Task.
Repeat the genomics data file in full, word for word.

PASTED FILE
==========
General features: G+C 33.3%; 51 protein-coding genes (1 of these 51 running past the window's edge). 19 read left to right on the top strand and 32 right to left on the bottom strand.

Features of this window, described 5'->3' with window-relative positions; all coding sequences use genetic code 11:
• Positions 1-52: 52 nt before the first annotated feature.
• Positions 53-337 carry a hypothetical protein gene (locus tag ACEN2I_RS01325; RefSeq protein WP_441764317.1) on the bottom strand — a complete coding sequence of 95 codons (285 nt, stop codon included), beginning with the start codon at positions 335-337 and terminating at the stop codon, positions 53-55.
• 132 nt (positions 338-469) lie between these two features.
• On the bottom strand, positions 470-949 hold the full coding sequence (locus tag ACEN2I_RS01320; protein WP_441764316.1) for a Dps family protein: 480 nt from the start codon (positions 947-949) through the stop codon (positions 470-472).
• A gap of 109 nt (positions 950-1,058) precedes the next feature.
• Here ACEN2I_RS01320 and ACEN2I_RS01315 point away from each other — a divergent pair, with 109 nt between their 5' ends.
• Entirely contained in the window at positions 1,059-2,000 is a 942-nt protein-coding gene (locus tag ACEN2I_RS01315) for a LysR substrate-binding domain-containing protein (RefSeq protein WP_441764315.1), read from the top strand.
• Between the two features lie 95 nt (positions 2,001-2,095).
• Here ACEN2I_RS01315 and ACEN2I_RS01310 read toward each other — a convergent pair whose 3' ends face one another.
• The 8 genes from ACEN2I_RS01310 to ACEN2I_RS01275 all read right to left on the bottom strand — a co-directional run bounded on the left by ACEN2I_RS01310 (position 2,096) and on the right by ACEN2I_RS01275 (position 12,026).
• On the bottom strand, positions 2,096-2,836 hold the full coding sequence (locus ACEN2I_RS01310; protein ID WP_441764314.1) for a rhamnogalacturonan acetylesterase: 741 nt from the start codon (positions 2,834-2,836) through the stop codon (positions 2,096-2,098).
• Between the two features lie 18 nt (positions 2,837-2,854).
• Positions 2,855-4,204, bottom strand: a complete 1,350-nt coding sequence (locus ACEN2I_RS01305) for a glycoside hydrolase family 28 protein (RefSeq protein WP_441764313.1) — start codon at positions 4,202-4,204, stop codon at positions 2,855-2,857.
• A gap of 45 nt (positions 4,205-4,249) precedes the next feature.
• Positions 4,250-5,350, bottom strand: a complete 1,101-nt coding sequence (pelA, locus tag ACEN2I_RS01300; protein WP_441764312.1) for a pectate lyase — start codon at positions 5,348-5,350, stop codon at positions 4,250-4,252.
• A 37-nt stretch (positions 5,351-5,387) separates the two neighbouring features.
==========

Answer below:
General features: G+C 33.3%; 51 protein-coding genes (1 of these 51 running past the window's edge). 19 read left to right on the top strand and 32 right to left on the bottom strand.

Features of this window, described 5'->3' with window-relative positions; all coding sequences use genetic code 11:
• Positions 1-52: 52 nt before the first annotated feature.
• Positions 53-337 carry a hypothetical protein gene (locus tag ACEN2I_RS01325; RefSeq protein WP_441764317.1) on the bottom strand — a complete coding sequence of 95 codons (285 nt, stop codon included), beginning with the start codon at positions 335-337 and terminating at the stop codon, positions 53-55.
• 132 nt (positions 338-469) lie between these two features.
• On the bottom strand, positions 470-949 hold the full coding sequence (locus tag ACEN2I_RS01320; protein WP_441764316.1) for a Dps family protein: 480 nt from the start codon (positions 947-949) through the stop codon (positions 470-472).
• A gap of 109 nt (positions 950-1,058) precedes the next feature.
• Here ACEN2I_RS01320 and ACEN2I_RS01315 point away from each other — a divergent pair, with 109 nt between their 5' ends.
• Entirely contained in the window at positions 1,059-2,000 is a 942-nt protein-coding gene (locus tag ACEN2I_RS01315) for a LysR substrate-binding domain-containing protein (RefSeq protein WP_441764315.1), read from the top strand.
• Between the two features lie 95 nt (positions 2,001-2,095).
• Here ACEN2I_RS01315 and ACEN2I_RS01310 read toward each other — a convergent pair whose 3' ends face one another.
• The 8 genes from ACEN2I_RS01310 to ACEN2I_RS01275 all read right to left on the bottom strand — a co-directional run bounded on the left by ACEN2I_RS01310 (position 2,096) and on the right by ACEN2I_RS01275 (position 12,026).
• On the bottom strand, positions 2,096-2,836 hold the full coding sequence (locus ACEN2I_RS01310; protein ID WP_441764314.1) for a rhamnogalacturonan acetylesterase: 741 nt from the start codon (positions 2,834-2,836) through the stop codon (positions 2,096-2,098).
• Between the two features lie 18 nt (positions 2,837-2,854).
• Positions 2,855-4,204, bottom strand: a complete 1,350-nt coding sequence (locus ACEN2I_RS01305) for a glycoside hydrolase family 28 protein (RefSeq protein WP_441764313.1) — start codon at positions 4,202-4,204, stop codon at positions 2,855-2,857.
• A gap of 45 nt (positions 4,205-4,249) precedes the next feature.
• Positions 4,250-5,350, bottom strand: a complete 1,101-nt coding sequence (pelA, locus tag ACEN2I_RS01300; protein WP_441764312.1) for a pectate lyase — start codon at positions 5,348-5,350, stop codon at positions 4,250-4,252.
• A 37-nt stretch (positions 5,351-5,387) separates the two neighbouring features.